Aretha Franklin, tenderly known as The Queen of Soul by anyone on this earth, was one of the greatest voices the world has ever known. Tragically, Franklin passed away in August of 2018 at the age of 76, according to reports form TMZ and the Associated Press. Over her long life, she contributed so much, and was known not only for her voice and her music, but for her unapologetic sense of self. As such, it's no surprise that one of her biggest hits, "Respect," was also how she defined herself. That hit, it turns out, was actually a cover, but Aretha Franklin made "Respect" a feminist anthem, and fans new and old thank her for it every day.
The song was originally written as a ballad by Otis Redding for singer Speedo Sims of The Singing Demons, as reported by writer Steve Chatterton. Redding is best known for his songs "(Sittin' On) The Dock of the Bay" and "Try a Little Tenderness," and for his low, raspy voice that held a ton of emotion when he sang. The singer eventually recorded "Respect" himself, keeping it uptempo and putting it on his album Otis Blue/Otis Redding Sings Soul, in Sept, 1965.
But then two years later, a 25-year-old Aretha Franklin got her hands on the record and made it a hit bigger than anyone could have imagined. Her 1967 version quickly became number 1 on both the R&B and pop charts, and it's easy to see why. It was more than just uptempo; it was catchy, addicting, and her voice made you want to simultaneously cheer her on and belt it yourself (at a fraction of the quality, of course).
Being a song originally sung by a man, and then taken up by a woman, would undoubtedly change the meaning and the lyrics. But the way Franklin crafted it to be her own made it the inspiring and iconic song we all know today. Originally, Redding's version was from the point of view of a worn-out and tired husband. He worked all day to put the food on the table and provide for his woman, and all he wanted was for her to respect him. He gave her all the material world and more, she had all she could want — he even encouraged her to mess around on him — as long as he got his respect when he came home. "Respect is what I need, Respect is what I want," he laments. Well, for Franklin, just changing the gender pronouns to fit her perspective was not going to be enough.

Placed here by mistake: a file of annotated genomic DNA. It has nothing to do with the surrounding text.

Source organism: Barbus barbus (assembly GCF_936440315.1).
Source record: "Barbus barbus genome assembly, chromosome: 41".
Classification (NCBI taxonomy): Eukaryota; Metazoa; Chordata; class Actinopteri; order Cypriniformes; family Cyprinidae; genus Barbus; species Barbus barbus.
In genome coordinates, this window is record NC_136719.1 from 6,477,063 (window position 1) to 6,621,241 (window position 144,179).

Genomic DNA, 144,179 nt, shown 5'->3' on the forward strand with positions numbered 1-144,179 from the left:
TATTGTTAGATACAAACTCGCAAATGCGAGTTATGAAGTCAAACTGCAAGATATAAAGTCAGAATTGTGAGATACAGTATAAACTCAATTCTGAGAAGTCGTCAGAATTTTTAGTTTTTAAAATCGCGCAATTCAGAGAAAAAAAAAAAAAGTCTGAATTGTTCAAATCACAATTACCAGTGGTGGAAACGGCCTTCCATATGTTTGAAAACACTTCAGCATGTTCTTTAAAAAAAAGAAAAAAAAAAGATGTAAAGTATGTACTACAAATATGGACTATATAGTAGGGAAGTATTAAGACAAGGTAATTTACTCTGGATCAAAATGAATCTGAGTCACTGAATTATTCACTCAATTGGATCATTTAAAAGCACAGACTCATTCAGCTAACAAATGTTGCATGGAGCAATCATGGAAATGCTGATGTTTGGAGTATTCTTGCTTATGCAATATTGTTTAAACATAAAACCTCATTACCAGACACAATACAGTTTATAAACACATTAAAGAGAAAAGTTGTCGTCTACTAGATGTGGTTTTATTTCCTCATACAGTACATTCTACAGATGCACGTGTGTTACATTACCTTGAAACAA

Her version says that all the money in the world wouldn't mean anything if her man didn't show her some respect. Her man isn't really cutting it in that department, but she so dearly wants him to. She even flips Redding's cheating bit back at her partner by saying she has no want at all to go find another man — "I ain't gonna do you wrong while you're gone... cause I don't wanna" — she literally just wants to be shown respect.
In Franklin's "Respect," there's no mention of her lover's money, but definitely a ton of hers. Franklin sings about giving him all her money, and that's one reason for the respect she deserves. And yeah, her man's kisses are "sweeter than honey," but he's got another thing coming because "guess what? So is [her] money." She's a working woman who doesn't have time for a scrub.
For those reasons and many more, Aretha Franklin's version of "Respect" quickly became the feminist anthem that the world had been waiting for. Just one decade before the song's release, the 1950s had seen a trend of domesticity, with women playing the role of caretaker and wife. But the second wave of feminism was just starting, and this new attitude of independence and inherent respect, regardless of what a woman does for you, was taking off. "Respect" truly gave a voice to the movement, and is a marker in American history of how women were re-shaping their roles in society.
Aretha Franklin was just the woman to preach her worth, while also coming up with the most notable version of "Respect." Her heavenly voice, her immense vocal range, and the personality that she brought to that song helped earn her the moniker of "Queen of Soul," and has set her apart of one of the most iconic voices of all time. She will be missed dearly, but her legacy lives on. And what a legacy it is.